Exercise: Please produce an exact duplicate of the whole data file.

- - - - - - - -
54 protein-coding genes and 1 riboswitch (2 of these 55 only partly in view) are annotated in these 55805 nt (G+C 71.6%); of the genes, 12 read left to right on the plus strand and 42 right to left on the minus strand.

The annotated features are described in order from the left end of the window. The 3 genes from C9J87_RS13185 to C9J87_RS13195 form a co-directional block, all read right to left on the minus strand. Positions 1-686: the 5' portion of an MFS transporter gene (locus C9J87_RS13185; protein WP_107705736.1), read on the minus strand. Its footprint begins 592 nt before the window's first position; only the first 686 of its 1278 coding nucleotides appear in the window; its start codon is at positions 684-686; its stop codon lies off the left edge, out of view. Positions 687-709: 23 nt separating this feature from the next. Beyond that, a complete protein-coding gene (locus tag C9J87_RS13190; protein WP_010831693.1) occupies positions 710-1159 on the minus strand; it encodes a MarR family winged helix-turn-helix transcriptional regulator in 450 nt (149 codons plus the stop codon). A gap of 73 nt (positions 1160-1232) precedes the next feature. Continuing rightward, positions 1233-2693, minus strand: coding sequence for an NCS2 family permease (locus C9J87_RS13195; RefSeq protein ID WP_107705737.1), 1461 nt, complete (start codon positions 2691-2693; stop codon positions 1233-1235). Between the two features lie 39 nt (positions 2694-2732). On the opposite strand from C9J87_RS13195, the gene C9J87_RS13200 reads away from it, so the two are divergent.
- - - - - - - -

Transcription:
54 protein-coding genes and 1 riboswitch (2 of these 55 only partly in view) are annotated in these 55805 nt (G+C 71.6%); of the genes, 12 read left to right on the plus strand and 42 right to left on the minus strand.

The annotated features are described in order from the left end of the window. The 3 genes from C9J87_RS13185 to C9J87_RS13195 form a co-directional block, all read right to left on the minus strand. Positions 1-686: the 5' portion of an MFS transporter gene (locus C9J87_RS13185; protein WP_107705736.1), read on the minus strand. Its footprint begins 592 nt before the window's first position; only the first 686 of its 1278 coding nucleotides appear in the window; its start codon is at positions 684-686; its stop codon lies off the left edge, out of view. Positions 687-709: 23 nt separating this feature from the next. Beyond that, a complete protein-coding gene (locus tag C9J87_RS13190; protein WP_010831693.1) occupies positions 710-1159 on the minus strand; it encodes a MarR family winged helix-turn-helix transcriptional regulator in 450 nt (149 codons plus the stop codon). A gap of 73 nt (positions 1160-1232) precedes the next feature. Continuing rightward, positions 1233-2693, minus strand: coding sequence for an NCS2 family permease (locus C9J87_RS13195; RefSeq protein ID WP_107705737.1), 1461 nt, complete (start codon positions 2691-2693; stop codon positions 1233-1235). Between the two features lie 39 nt (positions 2694-2732). On the opposite strand from C9J87_RS13195, the gene C9J87_RS13200 reads away from it, so the two are divergent.